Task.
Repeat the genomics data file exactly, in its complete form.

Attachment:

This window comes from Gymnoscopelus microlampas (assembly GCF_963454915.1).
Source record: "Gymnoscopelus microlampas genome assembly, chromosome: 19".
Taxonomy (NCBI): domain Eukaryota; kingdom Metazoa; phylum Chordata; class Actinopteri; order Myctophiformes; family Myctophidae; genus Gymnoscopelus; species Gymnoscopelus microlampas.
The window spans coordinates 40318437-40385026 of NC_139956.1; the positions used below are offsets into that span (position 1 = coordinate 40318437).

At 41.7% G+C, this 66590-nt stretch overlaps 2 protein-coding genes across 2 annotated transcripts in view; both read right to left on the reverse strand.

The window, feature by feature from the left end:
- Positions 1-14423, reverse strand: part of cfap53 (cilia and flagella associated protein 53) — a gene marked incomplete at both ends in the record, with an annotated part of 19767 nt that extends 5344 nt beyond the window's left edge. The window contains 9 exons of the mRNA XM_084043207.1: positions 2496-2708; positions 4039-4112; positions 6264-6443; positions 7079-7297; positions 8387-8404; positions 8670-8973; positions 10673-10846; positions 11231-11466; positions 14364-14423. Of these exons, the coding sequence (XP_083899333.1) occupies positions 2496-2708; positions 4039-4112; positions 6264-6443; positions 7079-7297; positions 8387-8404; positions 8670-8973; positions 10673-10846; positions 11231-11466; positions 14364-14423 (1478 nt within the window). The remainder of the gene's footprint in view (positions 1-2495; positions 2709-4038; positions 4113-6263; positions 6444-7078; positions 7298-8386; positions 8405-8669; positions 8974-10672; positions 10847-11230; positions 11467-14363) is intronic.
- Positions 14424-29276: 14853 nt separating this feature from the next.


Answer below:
This window comes from Gymnoscopelus microlampas (assembly GCF_963454915.1).
Source record: "Gymnoscopelus microlampas genome assembly, chromosome: 19".
Taxonomy (NCBI): domain Eukaryota; kingdom Metazoa; phylum Chordata; class Actinopteri; order Myctophiformes; family Myctophidae; genus Gymnoscopelus; species Gymnoscopelus microlampas.
The window spans coordinates 40318437-40385026 of NC_139956.1; the positions used below are offsets into that span (position 1 = coordinate 40318437).

At 41.7% G+C, this 66590-nt stretch overlaps 2 protein-coding genes across 2 annotated transcripts in view; both read right to left on the reverse strand.

The window, feature by feature from the left end:
- Positions 1-14423, reverse strand: part of cfap53 (cilia and flagella associated protein 53) — a gene marked incomplete at both ends in the record, with an annotated part of 19767 nt that extends 5344 nt beyond the window's left edge. The window contains 9 exons of the mRNA XM_084043207.1: positions 2496-2708; positions 4039-4112; positions 6264-6443; positions 7079-7297; positions 8387-8404; positions 8670-8973; positions 10673-10846; positions 11231-11466; positions 14364-14423. Of these exons, the coding sequence (XP_083899333.1) occupies positions 2496-2708; positions 4039-4112; positions 6264-6443; positions 7079-7297; positions 8387-8404; positions 8670-8973; positions 10673-10846; positions 11231-11466; positions 14364-14423 (1478 nt within the window). The remainder of the gene's footprint in view (positions 1-2495; positions 2709-4038; positions 4113-6263; positions 6444-7078; positions 7298-8386; positions 8405-8669; positions 8974-10672; positions 10847-11230; positions 11467-14363) is intronic.
- Positions 14424-29276: 14853 nt separating this feature from the next.